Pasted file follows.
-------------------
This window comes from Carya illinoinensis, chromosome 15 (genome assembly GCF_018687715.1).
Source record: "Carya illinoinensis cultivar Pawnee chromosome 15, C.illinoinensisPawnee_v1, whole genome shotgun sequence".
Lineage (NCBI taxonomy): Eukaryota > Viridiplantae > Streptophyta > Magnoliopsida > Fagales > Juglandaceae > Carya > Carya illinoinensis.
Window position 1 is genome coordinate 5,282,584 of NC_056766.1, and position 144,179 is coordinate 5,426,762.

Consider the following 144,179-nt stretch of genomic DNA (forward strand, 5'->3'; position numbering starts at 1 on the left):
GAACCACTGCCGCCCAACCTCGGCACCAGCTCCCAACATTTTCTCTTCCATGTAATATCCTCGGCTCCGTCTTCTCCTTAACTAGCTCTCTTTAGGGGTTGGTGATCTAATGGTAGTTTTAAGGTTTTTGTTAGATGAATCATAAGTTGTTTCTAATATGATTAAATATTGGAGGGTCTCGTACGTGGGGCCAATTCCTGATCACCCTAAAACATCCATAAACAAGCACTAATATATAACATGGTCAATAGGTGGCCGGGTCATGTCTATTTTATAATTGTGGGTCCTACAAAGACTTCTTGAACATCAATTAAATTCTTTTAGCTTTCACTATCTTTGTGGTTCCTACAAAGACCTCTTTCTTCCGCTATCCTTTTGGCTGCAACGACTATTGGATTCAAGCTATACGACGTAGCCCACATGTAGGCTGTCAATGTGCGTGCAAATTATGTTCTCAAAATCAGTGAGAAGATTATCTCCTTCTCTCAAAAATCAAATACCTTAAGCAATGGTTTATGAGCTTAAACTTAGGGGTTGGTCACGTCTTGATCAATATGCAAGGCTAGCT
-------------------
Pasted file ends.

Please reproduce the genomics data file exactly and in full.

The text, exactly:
This window comes from Carya illinoinensis, chromosome 15 (genome assembly GCF_018687715.1).
Source record: "Carya illinoinensis cultivar Pawnee chromosome 15, C.illinoinensisPawnee_v1, whole genome shotgun sequence".
Lineage (NCBI taxonomy): Eukaryota > Viridiplantae > Streptophyta > Magnoliopsida > Fagales > Juglandaceae > Carya > Carya illinoinensis.
Window position 1 is genome coordinate 5,282,584 of NC_056766.1, and position 144,179 is coordinate 5,426,762.

Consider the following 144,179-nt stretch of genomic DNA (forward strand, 5'->3'; position numbering starts at 1 on the left):
GAACCACTGCCGCCCAACCTCGGCACCAGCTCCCAACATTTTCTCTTCCATGTAATATCCTCGGCTCCGTCTTCTCCTTAACTAGCTCTCTTTAGGGGTTGGTGATCTAATGGTAGTTTTAAGGTTTTTGTTAGATGAATCATAAGTTGTTTCTAATATGATTAAATATTGGAGGGTCTCGTACGTGGGGCCAATTCCTGATCACCCTAAAACATCCATAAACAAGCACTAATATATAACATGGTCAATAGGTGGCCGGGTCATGTCTATTTTATAATTGTGGGTCCTACAAAGACTTCTTGAACATCAATTAAATTCTTTTAGCTTTCACTATCTTTGTGGTTCCTACAAAGACCTCTTTCTTCCGCTATCCTTTTGGCTGCAACGACTATTGGATTCAAGCTATACGACGTAGCCCACATGTAGGCTGTCAATGTGCGTGCAAATTATGTTCTCAAAATCAGTGAGAAGATTATCTCCTTCTCTCAAAAATCAAATACCTTAAGCAATGGTTTATGAGCTTAAACTTAGGGGTTGGTCACGTCTTGATCAATATGCAAGGCTAGCT